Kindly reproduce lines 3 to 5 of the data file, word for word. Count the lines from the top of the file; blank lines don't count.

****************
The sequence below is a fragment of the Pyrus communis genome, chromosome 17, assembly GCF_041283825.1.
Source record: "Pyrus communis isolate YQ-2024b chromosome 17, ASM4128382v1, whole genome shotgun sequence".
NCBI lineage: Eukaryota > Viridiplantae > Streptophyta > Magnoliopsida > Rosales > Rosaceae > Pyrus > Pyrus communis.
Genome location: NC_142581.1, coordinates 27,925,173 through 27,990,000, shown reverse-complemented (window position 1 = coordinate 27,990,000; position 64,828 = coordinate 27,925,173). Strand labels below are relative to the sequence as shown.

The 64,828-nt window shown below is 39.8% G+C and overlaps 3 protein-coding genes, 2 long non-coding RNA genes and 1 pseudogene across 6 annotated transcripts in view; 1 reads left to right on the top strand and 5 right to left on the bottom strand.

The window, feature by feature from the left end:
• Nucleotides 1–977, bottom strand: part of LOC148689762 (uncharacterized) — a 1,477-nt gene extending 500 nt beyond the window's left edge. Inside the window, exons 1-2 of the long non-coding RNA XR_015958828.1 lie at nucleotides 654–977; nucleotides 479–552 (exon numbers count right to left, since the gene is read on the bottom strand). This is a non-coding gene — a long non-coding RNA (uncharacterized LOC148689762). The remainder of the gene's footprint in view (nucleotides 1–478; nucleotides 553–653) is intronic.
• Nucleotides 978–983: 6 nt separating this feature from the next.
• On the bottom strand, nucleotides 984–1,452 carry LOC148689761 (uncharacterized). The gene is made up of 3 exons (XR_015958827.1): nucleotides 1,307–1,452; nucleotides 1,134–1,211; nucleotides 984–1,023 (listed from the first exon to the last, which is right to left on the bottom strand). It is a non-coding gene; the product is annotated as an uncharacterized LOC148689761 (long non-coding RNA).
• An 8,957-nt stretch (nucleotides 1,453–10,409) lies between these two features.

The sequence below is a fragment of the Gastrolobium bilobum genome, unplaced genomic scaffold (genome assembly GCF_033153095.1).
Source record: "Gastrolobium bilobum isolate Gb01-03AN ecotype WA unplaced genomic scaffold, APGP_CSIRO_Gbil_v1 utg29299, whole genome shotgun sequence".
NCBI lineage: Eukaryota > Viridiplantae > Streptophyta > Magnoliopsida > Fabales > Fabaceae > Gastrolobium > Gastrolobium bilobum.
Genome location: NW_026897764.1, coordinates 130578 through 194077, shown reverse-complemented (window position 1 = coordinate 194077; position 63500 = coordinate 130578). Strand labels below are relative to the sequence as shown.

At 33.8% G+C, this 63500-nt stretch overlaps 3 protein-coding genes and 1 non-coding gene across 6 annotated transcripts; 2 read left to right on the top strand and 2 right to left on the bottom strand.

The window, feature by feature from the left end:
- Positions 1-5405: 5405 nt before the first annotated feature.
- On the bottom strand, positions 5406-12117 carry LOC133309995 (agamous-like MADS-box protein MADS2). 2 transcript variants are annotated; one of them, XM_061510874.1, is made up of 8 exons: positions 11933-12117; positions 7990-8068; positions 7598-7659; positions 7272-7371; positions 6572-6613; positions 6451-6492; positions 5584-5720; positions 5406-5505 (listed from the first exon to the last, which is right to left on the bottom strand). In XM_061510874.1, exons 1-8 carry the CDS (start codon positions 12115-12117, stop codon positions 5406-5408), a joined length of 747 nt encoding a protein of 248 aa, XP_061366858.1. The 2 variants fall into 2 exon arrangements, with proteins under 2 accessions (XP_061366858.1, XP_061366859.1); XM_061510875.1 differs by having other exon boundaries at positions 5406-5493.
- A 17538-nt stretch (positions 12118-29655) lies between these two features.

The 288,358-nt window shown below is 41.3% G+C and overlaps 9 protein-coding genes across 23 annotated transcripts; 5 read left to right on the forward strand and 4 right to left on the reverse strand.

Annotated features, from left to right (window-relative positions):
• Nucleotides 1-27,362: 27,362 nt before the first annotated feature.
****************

NCBI lineage: Eukaryota > Viridiplantae > Streptophyta > Magnoliopsida > Rosales > Rosaceae > Pyrus > Pyrus communis.
Genome location: NC_142581.1, coordinates 27,925,173 through 27,990,000, shown reverse-complemented (window position 1 = coordinate 27,990,000; position 64,828 = coordinate 27,925,173). Strand labels below are relative to the sequence as shown.

The 64,828-nt window shown below is 39.8% G+C and overlaps 3 protein-coding genes, 2 long non-coding RNA genes and 1 pseudogene across 6 annotated transcripts in view; 1 reads left to right on the top strand and 5 right to left on the bottom strand.